Nestrans is the Regional Transport Partnership for the north east of Scotland with a statutory duty to produce and deliver a Regional Transport Strategy (RTS) to set the vision and direction for transport in the region for the next 20 years.
The first RTS received Ministerial approval in 2008 and was subsequently updated in 2013. It contained significant infrastructure investment proposals for both roads and railway as well as actions for public transport and active travel. There has been considerable progress in delivering these infrastructure improvements in recent years, in partnership with Transport Scotland, Aberdeen City and Aberdeenshire Councils and amounting to over a billion pounds of investment in the transport network. This has included:
- Aberdeen Western Peripheral Route
- Dualling of the A90 between Balmedie and Tipperty;
- A new bridge over the railway at Inveramsay enabling the removal of the single-track signalled section of the A96;
- A third crossing of the River Don by the construction of the Diamond Bridge;
- Airport Link Road and Craibstone Park & Ride site;
- Reopening the station at Laurencekirk in 2009;
- Re-doubling of the Aberdeen to Inverurie railway line to enable much higher frequency of train service;
- Introduction of a new cross Aberdeen local rail service between Montrose and Inverurie;
- A large number of active travel projects;
- Maintenance of roads and bridges on the strategic road network;
- Upgrades of Peterhead and Fraserburgh bus stations, improvements at other interchanges and extension of Ellon Park & Ride site; and
- Improved information for bus passengers both at-stop and through mobile phone apps.
Alongside these achievements, works are also underway with commitment to construction for:
- A new railway station at Kintore which is now under construction;
- A grade-separated junction on the A90 at Laurencekirk;
- Haudagain roundabout improvements;
- Dualling the A96 between Aberdeen and Inverness;
- Aberdeen to central belt railway journey time reductions; and
- Upgraded access to the new Aberdeen South Harbour.
Non-infrastructure achievements include:
- The creation of the multi-partner Getabout group to promote sustainable travel and behaviour change;
- Launch of the multi-operator smart Grasshopper bus ticket;
- The Health and Transport Action Plan ensuring collaboration with NHS Grampian;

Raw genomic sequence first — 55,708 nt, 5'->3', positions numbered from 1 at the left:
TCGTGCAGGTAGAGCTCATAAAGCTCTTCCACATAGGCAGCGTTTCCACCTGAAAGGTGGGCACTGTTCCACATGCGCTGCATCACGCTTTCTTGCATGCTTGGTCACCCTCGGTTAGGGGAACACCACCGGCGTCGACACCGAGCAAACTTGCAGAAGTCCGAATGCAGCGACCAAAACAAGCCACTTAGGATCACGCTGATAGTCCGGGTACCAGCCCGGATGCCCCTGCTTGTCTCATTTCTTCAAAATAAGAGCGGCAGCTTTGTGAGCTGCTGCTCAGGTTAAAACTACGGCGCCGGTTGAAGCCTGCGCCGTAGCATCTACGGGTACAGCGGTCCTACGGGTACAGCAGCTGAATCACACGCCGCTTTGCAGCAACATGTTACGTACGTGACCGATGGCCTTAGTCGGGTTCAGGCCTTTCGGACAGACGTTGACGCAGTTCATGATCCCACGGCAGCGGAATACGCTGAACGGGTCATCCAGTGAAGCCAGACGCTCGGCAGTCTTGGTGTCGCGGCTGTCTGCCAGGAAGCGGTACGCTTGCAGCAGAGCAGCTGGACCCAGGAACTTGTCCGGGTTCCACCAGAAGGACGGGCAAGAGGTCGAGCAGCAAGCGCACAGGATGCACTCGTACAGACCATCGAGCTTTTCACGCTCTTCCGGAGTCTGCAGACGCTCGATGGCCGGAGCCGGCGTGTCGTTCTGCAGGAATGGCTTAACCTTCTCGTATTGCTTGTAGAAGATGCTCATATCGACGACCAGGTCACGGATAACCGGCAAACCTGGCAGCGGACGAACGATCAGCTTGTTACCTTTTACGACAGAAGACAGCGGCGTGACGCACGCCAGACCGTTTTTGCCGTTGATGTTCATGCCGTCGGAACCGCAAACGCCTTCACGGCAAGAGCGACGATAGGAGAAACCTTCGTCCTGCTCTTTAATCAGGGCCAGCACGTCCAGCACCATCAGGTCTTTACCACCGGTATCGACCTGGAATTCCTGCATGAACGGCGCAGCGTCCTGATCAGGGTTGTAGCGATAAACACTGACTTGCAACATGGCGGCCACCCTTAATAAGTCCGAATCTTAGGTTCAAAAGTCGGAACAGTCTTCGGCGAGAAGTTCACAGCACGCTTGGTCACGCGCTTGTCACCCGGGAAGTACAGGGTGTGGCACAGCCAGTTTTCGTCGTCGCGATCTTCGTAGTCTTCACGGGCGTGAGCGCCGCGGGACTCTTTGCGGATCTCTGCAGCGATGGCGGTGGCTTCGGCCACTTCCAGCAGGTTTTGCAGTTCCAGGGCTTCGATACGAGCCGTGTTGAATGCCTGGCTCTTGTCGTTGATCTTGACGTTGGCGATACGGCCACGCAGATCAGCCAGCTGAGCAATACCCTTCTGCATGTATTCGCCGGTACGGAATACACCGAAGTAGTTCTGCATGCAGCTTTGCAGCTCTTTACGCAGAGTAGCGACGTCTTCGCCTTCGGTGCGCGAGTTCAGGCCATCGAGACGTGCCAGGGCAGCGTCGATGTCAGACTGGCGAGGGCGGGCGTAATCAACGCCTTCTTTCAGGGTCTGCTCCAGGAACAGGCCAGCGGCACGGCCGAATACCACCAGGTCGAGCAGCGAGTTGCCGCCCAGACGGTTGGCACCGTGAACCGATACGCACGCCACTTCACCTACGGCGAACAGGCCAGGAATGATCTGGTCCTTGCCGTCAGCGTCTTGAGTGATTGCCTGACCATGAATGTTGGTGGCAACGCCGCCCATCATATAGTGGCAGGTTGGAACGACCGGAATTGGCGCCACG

- A number of pre-project studies to make the case for improvements; and
- Lobbying at Scottish and UK level for improvements to air and rail travel to improve connectivity to and from the north east.
The private sector has also made significant contributions to improving our transport offering through a number of major improvements including:
- Extension to Aberdeen International Airport runway;
- Extension to Aberdeen International Airport terminal;
- Improvements at Aberdeen, Peterhead and Fraserburgh harbours;
- Introduction of a new airport bus services, 727 with new buses and the recently introduced 747 & 757 services;
- New buses introduced on the Buchan corridor routes amongst others.
Further developments are underway including:
- Construction of a new South Harbour at Nigg Bay in Aberdeen;
- Refurbished trains to be introduced on the Scottish inter-city routes; and
- New trains to be introduced on the Aberdeen to London route.
Therefore, by the turn of the decade the north east will have achieved some significant benefits from these interventions. These include:
- Reduced journey times across the region and reduced times to and from Aberdeen;
- Significant savings on the Peterhead/ Fraserburgh/ Ellon journey times for both bus and car users;
- Congestion at hotspots such as around the airport and Kirkhill Industrial Estate significantly reduced;
- A cross-Aberdeen rail service enabling enhanced frequencies on the train service (including doubling the number of trains calling at the smaller stations);
- Bus services from some Aberdeenshire towns direct to the airport (and surrounding employment areas).